How is paternity established?
There are a number of ways paternity can be established:
- by the legal presumption that the mother’s husband is the father (see below “Husband presumed to be the child’s father”), or
- if a man is named on the child’s birth certificate as the father of the child (see below, “Being named as father on the child’s birth certificate”), or
- if a father and mother sign an Acknowledgement of Paternity (see below, “Acknowledgement of paternity”), or
- if a court makes a paternity order stating that a man is the father of a child (including an order made in a country outside New Zealand) (see in this section, “Paternity orders”), or
- if the Family Court or the High Court makes a declaration of paternity stating that a man is the father of a child (see in this section, “Declaration of paternity”).
Note: A declaration of paternity is the only way of conclusively proving paternity. The other methods of establishing paternity can be challenged in court.
Husband presumed to be the child’s father
When there’s no evidence to the contrary, a man is presumed to be the father of a child:
- if he was married to the child’s mother at the time of the child’s birth, or
- if the child was born within 10 months of the marriage ending, either because of the death of one person or due to it being dissolved by the court.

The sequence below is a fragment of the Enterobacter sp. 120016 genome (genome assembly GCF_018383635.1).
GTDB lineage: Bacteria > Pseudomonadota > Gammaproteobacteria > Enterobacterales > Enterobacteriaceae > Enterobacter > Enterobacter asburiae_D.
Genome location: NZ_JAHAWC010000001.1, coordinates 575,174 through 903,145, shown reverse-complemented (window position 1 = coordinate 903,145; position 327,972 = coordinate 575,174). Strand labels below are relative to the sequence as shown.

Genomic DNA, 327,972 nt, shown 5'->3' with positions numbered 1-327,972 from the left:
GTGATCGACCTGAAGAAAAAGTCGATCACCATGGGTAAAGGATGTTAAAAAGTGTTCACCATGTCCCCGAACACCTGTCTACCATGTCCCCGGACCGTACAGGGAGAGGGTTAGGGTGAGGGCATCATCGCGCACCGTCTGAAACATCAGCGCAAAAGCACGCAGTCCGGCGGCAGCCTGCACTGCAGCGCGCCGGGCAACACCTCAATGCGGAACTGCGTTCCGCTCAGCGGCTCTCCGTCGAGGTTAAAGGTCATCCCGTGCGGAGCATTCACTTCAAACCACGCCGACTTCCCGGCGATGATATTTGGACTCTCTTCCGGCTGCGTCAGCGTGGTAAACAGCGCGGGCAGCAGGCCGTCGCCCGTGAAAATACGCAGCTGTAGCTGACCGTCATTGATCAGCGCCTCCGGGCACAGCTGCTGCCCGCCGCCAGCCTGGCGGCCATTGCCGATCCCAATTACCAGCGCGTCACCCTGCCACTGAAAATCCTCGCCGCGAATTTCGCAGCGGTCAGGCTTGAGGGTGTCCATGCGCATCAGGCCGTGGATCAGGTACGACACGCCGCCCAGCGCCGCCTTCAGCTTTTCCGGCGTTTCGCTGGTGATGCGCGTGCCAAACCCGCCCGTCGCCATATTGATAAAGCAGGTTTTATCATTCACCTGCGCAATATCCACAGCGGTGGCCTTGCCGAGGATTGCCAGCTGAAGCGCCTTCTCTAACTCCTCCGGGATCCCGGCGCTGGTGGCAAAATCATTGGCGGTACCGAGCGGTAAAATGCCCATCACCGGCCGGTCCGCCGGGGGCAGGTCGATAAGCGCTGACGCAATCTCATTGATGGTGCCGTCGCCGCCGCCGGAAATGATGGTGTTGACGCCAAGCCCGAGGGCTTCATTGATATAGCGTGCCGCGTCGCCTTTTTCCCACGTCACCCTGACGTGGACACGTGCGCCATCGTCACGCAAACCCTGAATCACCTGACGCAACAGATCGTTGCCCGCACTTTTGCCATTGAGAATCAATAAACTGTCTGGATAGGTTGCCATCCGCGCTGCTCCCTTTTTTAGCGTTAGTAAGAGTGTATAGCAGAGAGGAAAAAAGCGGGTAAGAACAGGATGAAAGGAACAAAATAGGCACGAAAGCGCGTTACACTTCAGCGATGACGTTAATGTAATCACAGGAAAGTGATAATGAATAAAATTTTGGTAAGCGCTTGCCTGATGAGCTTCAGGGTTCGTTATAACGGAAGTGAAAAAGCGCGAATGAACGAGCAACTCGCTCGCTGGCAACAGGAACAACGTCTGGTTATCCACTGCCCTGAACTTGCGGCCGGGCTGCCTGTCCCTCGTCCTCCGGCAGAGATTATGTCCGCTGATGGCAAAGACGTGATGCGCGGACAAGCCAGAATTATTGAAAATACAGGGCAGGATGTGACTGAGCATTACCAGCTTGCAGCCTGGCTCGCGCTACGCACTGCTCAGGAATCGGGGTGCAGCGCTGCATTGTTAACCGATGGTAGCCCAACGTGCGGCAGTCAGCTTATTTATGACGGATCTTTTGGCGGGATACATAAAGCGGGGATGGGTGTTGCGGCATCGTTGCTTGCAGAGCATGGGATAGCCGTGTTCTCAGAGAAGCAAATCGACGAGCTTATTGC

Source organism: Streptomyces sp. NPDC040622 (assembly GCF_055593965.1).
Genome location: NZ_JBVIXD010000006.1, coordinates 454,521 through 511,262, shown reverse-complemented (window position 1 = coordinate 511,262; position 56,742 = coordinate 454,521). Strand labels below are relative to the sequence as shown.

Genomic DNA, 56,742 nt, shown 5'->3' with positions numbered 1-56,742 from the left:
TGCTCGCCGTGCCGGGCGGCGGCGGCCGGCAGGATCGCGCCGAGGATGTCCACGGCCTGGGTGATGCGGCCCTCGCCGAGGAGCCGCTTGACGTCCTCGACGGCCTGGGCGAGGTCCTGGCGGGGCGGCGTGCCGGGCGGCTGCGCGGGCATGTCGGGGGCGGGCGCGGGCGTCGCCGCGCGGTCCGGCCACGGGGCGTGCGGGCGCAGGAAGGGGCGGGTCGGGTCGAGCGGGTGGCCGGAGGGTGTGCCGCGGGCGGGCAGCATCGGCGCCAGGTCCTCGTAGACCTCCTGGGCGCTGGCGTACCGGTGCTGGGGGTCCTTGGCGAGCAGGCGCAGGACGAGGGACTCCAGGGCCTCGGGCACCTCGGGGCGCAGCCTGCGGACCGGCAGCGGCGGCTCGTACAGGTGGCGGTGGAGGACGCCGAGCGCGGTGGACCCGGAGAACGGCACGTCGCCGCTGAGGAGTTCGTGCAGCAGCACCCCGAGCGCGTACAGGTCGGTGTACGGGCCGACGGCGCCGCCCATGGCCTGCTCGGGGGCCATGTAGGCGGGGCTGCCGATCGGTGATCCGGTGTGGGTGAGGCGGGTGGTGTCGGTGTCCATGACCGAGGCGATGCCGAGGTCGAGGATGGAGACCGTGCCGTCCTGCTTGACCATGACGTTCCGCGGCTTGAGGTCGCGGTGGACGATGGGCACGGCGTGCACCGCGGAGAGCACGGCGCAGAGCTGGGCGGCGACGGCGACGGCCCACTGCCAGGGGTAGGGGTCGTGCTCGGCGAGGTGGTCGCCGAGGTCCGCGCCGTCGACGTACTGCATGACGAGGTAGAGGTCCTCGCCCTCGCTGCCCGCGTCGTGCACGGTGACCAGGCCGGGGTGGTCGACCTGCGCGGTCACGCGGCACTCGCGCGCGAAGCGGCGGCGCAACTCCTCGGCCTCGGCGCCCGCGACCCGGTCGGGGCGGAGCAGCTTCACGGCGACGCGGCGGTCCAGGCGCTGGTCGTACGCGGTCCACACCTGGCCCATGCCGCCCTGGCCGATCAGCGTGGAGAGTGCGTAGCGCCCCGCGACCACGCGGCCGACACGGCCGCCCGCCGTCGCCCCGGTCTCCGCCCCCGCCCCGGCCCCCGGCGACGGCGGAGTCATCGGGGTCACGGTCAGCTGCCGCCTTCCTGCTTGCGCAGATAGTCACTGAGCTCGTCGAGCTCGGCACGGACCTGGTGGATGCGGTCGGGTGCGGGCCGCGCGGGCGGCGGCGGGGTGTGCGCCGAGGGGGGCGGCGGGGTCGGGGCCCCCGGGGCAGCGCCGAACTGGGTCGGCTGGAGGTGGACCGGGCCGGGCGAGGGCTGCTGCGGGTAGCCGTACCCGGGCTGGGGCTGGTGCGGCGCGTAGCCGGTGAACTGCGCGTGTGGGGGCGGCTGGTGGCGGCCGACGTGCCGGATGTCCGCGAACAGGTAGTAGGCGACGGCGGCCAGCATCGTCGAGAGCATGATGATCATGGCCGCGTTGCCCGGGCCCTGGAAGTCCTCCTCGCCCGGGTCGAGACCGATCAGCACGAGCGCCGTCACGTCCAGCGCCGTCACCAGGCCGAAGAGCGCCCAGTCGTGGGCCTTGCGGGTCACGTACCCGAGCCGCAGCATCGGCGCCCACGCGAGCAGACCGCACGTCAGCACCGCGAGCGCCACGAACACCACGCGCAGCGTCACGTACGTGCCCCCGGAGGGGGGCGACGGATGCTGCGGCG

The mother can take the matter to court if she wants to prove this man is not the father of the child.
Note: Under current law, a man in a de facto or civil union relationship with a child’s mother is not presumed to be the father in the way a husband is. In those cases, paternity has to be established in one of the ways explained below.
A man who is not presumed to be a child’s father by law will have to establish paternity before he will legally be the father of a child.
Being named as father on the child’s birth certificate
The man named as the father on a child’s birth certificate is presumed to be the father of the child. However, this can be disputed in court.
How is a father named on a child’s birth certificate?
If the child’s parents are legally married to each other, or in a civil union or de facto relationship with each other, both parents sign the birth registration form, which is then given to the registrar of Births, Deaths and Marriages.
If a registrar is satisfied that a child has only one parent at law, or the other parent is unavailable, or it would be too distressing otherwise, only one parent has to sign the birth registration form.
If a man was not married, in a civil union or de facto relationship with the mother of a child any time between the conception of the child and the birth of the child, he can only be named on the child’s birth certificate if he:
signed the birth registration form with the mother, or
- gave written permission, also signed by the mother, to put his name on the birth certificate, or
- signed the birth registration form on his own because the mother was unable to sign. This could be because she was dead, or missing, or of unsound mind, or unable to act because of a medical condition, or
- has had either a paternity order (see “Paternity orders” in this section) or guardianship order (see “Guardianship of children / Parents as guardians” in this chapter) made in his favour by the court, or
- has been declared by the Family Court or the High Court to be the father of the child (see “Declaration of paternity” in this section).
Acknowledgement of paternity
A man can acknowledge paternity in a written document which is signed by him and the mother, and also signed and witnessed by a lawyer. This document is called a Deed of Acknowledgement of Paternity.